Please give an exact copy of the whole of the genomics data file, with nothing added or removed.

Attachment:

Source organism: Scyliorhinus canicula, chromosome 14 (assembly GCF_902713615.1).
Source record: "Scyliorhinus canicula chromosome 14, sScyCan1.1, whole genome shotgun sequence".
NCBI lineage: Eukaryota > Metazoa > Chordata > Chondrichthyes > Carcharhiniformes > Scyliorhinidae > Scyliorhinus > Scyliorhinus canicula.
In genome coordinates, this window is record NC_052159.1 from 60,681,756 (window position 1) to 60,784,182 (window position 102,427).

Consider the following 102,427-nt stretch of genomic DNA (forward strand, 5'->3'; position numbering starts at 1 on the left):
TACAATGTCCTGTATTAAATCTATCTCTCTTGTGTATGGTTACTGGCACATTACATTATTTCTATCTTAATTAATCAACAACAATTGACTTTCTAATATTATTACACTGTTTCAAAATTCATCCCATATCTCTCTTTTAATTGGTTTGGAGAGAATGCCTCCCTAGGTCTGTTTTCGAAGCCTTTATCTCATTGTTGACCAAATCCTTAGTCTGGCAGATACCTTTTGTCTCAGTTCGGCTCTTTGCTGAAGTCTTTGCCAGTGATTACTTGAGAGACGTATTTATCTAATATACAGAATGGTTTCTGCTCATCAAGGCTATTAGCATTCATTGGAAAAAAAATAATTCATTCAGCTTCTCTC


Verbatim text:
Source organism: Scyliorhinus canicula, chromosome 14 (assembly GCF_902713615.1).
Source record: "Scyliorhinus canicula chromosome 14, sScyCan1.1, whole genome shotgun sequence".
NCBI lineage: Eukaryota > Metazoa > Chordata > Chondrichthyes > Carcharhiniformes > Scyliorhinidae > Scyliorhinus > Scyliorhinus canicula.
In genome coordinates, this window is record NC_052159.1 from 60,681,756 (window position 1) to 60,784,182 (window position 102,427).

Consider the following 102,427-nt stretch of genomic DNA (forward strand, 5'->3'; position numbering starts at 1 on the left):
TACAATGTCCTGTATTAAATCTATCTCTCTTGTGTATGGTTACTGGCACATTACATTATTTCTATCTTAATTAATCAACAACAATTGACTTTCTAATATTATTACACTGTTTCAAAATTCATCCCATATCTCTCTTTTAATTGGTTTGGAGAGAATGCCTCCCTAGGTCTGTTTTCGAAGCCTTTATCTCATTGTTGACCAAATCCTTAGTCTGGCAGATACCTTTTGTCTCAGTTCGGCTCTTTGCTGAAGTCTTTGCCAGTGATTACTTGAGAGACGTATTTATCTAATATACAGAATGGTTTCTGCTCATCAAGGCTATTAGCATTCATTGGAAAAAAAATAATTCATTCAGCTTCTCTC